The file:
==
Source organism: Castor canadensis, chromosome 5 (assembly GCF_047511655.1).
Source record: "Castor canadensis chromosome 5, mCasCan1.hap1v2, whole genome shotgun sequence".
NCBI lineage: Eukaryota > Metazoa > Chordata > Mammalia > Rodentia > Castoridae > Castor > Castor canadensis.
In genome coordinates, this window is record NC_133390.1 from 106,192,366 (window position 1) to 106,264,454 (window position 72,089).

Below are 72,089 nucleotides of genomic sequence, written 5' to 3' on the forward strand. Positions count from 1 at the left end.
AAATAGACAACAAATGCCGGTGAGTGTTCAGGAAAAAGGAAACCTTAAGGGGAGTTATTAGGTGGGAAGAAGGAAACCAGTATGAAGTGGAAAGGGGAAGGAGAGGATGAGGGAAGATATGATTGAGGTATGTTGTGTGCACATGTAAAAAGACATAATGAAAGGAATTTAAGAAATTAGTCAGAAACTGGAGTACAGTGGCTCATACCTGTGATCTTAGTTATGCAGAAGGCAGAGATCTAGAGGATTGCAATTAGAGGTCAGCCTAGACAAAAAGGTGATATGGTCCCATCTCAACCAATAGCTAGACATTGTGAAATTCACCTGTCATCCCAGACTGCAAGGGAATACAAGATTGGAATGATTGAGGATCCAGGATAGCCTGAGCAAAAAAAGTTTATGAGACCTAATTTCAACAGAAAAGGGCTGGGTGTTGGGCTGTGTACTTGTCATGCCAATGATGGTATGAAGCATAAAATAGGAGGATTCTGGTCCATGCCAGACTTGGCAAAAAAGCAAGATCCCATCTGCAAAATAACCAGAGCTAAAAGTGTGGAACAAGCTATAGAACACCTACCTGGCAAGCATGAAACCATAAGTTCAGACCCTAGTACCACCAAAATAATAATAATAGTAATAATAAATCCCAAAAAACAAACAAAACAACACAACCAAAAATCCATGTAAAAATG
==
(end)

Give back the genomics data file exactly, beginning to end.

Source organism: Castor canadensis, chromosome 5 (assembly GCF_047511655.1).
Source record: "Castor canadensis chromosome 5, mCasCan1.hap1v2, whole genome shotgun sequence".
NCBI lineage: Eukaryota > Metazoa > Chordata > Mammalia > Rodentia > Castoridae > Castor > Castor canadensis.
In genome coordinates, this window is record NC_133390.1 from 106,192,366 (window position 1) to 106,264,454 (window position 72,089).

Below are 72,089 nucleotides of genomic sequence, written 5' to 3' on the forward strand. Positions count from 1 at the left end.
AAATAGACAACAAATGCCGGTGAGTGTTCAGGAAAAAGGAAACCTTAAGGGGAGTTATTAGGTGGGAAGAAGGAAACCAGTATGAAGTGGAAAGGGGAAGGAGAGGATGAGGGAAGATATGATTGAGGTATGTTGTGTGCACATGTAAAAAGACATAATGAAAGGAATTTAAGAAATTAGTCAGAAACTGGAGTACAGTGGCTCATACCTGTGATCTTAGTTATGCAGAAGGCAGAGATCTAGAGGATTGCAATTAGAGGTCAGCCTAGACAAAAAGGTGATATGGTCCCATCTCAACCAATAGCTAGACATTGTGAAATTCACCTGTCATCCCAGACTGCAAGGGAATACAAGATTGGAATGATTGAGGATCCAGGATAGCCTGAGCAAAAAAAGTTTATGAGACCTAATTTCAACAGAAAAGGGCTGGGTGTTGGGCTGTGTACTTGTCATGCCAATGATGGTATGAAGCATAAAATAGGAGGATTCTGGTCCATGCCAGACTTGGCAAAAAAGCAAGATCCCATCTGCAAAATAACCAGAGCTAAAAGTGTGGAACAAGCTATAGAACACCTACCTGGCAAGCATGAAACCATAAGTTCAGACCCTAGTACCACCAAAATAATAATAATAGTAATAATAAATCCCAAAAAACAAACAAAACAACACAACCAAAAATCCATGTAAAAATG